Fortify Franklin
With the impending return of students, Franklin College President Kerry Prather released the official Fortify Franklin procedures for the upcoming semester, to add to the Aug. 12 mask policy change.
Those who are fully vaccinated will be subject to fewer limitations, compared to those who aren’t. If exposed to the virus, fully vaccinated people are required to wear a mask for three to five days, until they can provide a negative COVID test. Unvaccinated students who have been exposed to the virus will be required to isolate for 14 days, regardless of symptoms.
Unlike last year, there is now no guarantee of virtual learning access – one must appeal to the Vice President of Academic Affairs, the Dean of Students and their professors to obtain permission.
Unvaccinated individuals will be required to provide entry, re-entry, and surveillance tests through their own finances, including those required by participation in sports. Every two weeks, 25% of Franklin’s unvaccinated, non-athlete population will be selected randomly for testing in addition. For those who cannot afford testing, the college will work collaboratively to find financial aid.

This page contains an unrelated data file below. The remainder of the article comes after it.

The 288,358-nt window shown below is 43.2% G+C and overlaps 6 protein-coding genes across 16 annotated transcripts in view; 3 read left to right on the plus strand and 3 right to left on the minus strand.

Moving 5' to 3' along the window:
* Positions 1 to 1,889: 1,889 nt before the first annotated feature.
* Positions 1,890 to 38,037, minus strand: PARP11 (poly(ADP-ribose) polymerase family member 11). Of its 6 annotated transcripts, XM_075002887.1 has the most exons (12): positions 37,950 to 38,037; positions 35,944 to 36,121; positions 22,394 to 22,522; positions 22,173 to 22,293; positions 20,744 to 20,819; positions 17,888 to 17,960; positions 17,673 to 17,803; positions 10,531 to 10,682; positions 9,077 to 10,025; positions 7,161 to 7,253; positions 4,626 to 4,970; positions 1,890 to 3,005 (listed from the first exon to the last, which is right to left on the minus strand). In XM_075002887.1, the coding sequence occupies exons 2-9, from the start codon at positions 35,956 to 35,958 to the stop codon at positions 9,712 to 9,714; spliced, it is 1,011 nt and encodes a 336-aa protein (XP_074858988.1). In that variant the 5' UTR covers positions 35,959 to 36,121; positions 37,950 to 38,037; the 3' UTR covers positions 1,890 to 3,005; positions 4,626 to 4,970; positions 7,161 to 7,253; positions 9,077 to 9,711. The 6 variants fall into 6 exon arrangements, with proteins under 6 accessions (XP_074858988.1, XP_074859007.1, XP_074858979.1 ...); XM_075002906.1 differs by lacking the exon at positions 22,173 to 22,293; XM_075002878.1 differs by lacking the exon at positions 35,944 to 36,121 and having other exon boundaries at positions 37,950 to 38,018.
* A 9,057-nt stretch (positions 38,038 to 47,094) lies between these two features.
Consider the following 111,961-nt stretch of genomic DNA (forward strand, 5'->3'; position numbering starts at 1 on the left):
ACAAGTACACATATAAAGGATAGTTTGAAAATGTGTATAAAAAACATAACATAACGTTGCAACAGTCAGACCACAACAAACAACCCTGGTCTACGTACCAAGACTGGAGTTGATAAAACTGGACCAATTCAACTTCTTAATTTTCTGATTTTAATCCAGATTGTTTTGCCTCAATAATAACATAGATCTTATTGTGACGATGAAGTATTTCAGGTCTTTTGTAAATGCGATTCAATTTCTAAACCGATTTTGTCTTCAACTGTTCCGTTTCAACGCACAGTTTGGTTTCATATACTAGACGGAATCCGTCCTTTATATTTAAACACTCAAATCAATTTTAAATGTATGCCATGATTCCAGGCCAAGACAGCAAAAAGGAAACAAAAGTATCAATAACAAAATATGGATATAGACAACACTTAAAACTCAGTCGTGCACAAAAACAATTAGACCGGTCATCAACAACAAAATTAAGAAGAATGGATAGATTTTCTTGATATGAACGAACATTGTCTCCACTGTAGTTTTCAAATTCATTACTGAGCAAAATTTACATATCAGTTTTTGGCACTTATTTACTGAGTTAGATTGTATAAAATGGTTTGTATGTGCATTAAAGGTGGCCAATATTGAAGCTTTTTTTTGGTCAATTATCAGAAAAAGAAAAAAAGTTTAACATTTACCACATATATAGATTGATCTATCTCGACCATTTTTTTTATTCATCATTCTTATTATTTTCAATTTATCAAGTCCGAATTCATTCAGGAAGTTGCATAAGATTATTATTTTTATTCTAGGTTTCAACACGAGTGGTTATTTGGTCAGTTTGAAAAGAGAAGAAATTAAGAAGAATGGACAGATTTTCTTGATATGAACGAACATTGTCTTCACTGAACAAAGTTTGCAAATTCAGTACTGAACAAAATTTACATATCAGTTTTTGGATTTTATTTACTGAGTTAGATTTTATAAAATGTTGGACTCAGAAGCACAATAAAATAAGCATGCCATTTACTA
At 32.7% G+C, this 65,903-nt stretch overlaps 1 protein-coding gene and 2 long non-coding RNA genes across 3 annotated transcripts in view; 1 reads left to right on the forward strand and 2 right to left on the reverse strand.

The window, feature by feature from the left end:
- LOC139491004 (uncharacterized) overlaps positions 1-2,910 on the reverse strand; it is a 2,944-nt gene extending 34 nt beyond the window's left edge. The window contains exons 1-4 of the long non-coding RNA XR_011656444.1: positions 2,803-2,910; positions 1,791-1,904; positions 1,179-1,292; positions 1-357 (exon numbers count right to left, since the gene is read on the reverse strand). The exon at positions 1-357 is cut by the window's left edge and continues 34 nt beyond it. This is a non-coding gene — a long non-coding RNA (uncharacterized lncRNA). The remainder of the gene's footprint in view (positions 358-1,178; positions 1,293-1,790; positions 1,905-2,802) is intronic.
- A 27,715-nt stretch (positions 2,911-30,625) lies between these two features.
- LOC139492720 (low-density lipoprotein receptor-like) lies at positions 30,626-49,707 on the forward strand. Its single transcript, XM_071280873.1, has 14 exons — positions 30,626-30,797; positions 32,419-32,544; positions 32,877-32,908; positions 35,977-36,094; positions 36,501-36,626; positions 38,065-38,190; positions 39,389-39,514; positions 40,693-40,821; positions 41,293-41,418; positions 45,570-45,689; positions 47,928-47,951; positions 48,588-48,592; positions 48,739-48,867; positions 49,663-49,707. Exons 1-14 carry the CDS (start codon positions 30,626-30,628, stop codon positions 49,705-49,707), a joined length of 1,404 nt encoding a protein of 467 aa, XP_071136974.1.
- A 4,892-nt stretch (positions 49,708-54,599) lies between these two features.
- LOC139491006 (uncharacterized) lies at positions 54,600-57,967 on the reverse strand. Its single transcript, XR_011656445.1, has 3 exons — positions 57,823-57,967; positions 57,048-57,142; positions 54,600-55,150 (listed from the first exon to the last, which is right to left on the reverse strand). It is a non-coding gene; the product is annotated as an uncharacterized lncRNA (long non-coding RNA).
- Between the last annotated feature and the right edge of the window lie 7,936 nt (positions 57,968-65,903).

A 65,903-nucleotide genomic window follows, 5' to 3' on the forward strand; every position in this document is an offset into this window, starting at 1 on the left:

Students who do not comply with the testing requirements will have their internet and card access deactivated.
On-campus events and activities are allowed to resume in-person, provided they abide by the new masking policy update. Event planners no longer need to request permission from the college to host events in-person, but they still need to register their event. In addition, non-Franklin guests who are over the age of 18 are allowed to visit but must also follow the new mask policy.
When travelling with sports teams, if there is at least a single student unvaccinated, all athletes must wear a mask during transportation. But, as of late, the NCAA has not yet cancelled or postponed competitions. Like Franklin, they too are monitoring the situation closely. Yet amid uncertainty, Prather encouraged students to maintain an optimistic attitude.
“While the resurgence of the COVID challenge is disheartening, it does not diminish our enthusiasm for the start of the new year,” said Prather. “We will continue to consult with our healthcare partners for guidance on relaxing masking policies.”

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